About Dr Lining (Arnold) Ju

I have always been fascinated with the universal forces that make things move and behave the way they do at any scale. My early fascination grew into an intellectual need to explain these phenomena, underpinning my interest in mechanical and biomedical engineering. It was my father’s heart attack in the first year of my PhD, where his blood vessels were occluded by clots, that taught me the shear force of blood flow has a critical effect. I was convinced that my research should solve real-world problems. These days I apply my expertise to understand how some specialised proteins in our blood can actually sense force to enable the development of new treatments and preventative measures that will reduce the loss of life.

Since Darwin's time, the influence of mechanical forces on organisms has been greatly underestimated by researchers. In recent years, more and more cutting-edge studies have shown that external mechanical stimulation has extremely important effects on the fate of cells, tissues and individuals. In decades of studying and working in the US and Australia, I have been committed to solving cardiovascular biomechanics at the single molecule level using mechanical and physics knowledge and engineering techniques. My expertise covers biomechanics, haemorheology and cardiovascular engineering. I have established the innovative 4Ms approach in Australia: Mechanics, Microscopy, Microfabrication & Mouse model by bringing together the fields of biomechanical engineering, imaging, microfluidics and molecular biology. In particular, I have developed the state-of-the-art pico-force (10-12 Newton) nanotool called Biomembrane Force Probe (BFP, >US$500K) as the first of its kind in Australia to study mechanobiology in cardiovascular systems. The cutting-edge 4Ms approach allows me to investigate how haemodynamic force in blood flow regulates platelet thrombotic functions at the Charles Perkins Centre and Heart Research Institute. It allows me to carve out an exciting niche to study thrombotic diseases (such as heart attack and stroke) in a more physiologically relevant environment, leading to new diagnostic and therapeutic applications.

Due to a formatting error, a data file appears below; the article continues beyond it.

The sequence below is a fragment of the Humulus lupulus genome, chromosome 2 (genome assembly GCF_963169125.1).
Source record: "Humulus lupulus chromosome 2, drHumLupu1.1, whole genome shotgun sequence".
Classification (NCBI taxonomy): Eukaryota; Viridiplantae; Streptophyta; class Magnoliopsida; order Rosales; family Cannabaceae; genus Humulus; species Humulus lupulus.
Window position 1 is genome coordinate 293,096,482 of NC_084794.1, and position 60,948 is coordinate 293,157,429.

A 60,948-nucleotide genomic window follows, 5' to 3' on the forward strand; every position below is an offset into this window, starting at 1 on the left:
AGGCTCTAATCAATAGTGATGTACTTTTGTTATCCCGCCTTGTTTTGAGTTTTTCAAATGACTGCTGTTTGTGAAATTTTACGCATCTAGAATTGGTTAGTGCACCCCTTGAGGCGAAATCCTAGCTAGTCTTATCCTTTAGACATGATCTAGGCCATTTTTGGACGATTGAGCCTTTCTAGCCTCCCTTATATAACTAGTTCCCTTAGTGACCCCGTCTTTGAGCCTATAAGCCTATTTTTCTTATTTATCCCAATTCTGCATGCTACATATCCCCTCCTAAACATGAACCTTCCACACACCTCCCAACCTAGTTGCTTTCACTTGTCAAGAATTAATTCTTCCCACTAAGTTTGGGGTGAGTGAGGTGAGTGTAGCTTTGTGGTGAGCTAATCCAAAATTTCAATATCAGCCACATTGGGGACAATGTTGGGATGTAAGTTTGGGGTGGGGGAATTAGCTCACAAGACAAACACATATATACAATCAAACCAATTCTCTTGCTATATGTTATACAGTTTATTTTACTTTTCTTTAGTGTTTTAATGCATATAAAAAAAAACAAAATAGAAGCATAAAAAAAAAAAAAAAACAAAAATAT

I am an ARC DECRA Fellow, National Heart Foundation Future Leader Fellow and Sydney and Sydney Research Accelerator (SOAR) Fellow. I obtained my bachelor in the No.1 ranked mechanics department at the Peking University, China. Then I received PhD in the top Biomedical Engineering (BME) program with the prestigious SigmaXi Best Thesis honor at the Georgia Institute of Technology and Emory University, USA, where I was mentored by the world leaders in mechanobiology and cardiovascular engineering Prof Cheng Zhu (FAIMBE, FASME) and the US Academy Member Prof Larry V. McIntire (NAE, FAAAS).

In early 2014, I moved to Australia to pursue postdoctoral studies in NHMRC Senior Principal Research Fellow Prof Shaun Jackson’s lab applying mechanobiology approaches to understanding molecular causes of thrombosis in cardiovascular diseases and complications in diabetes.

Since my PhD in 2013-Dec, I have published in world-leading journals including Nature Materials, Nature Communications (x3), eLife (x2), Science Advances, PNAS, Journal of Biological Chemistry, Molecular Biology of the Cell, Blood, and Biophysical Journal across the disciplines of mechanobiology, biomechanical engineering, haematology and cardiovascular diseases.
In the media: Tall Poppy Award and Sir Zelman Cowen Universities Fund Award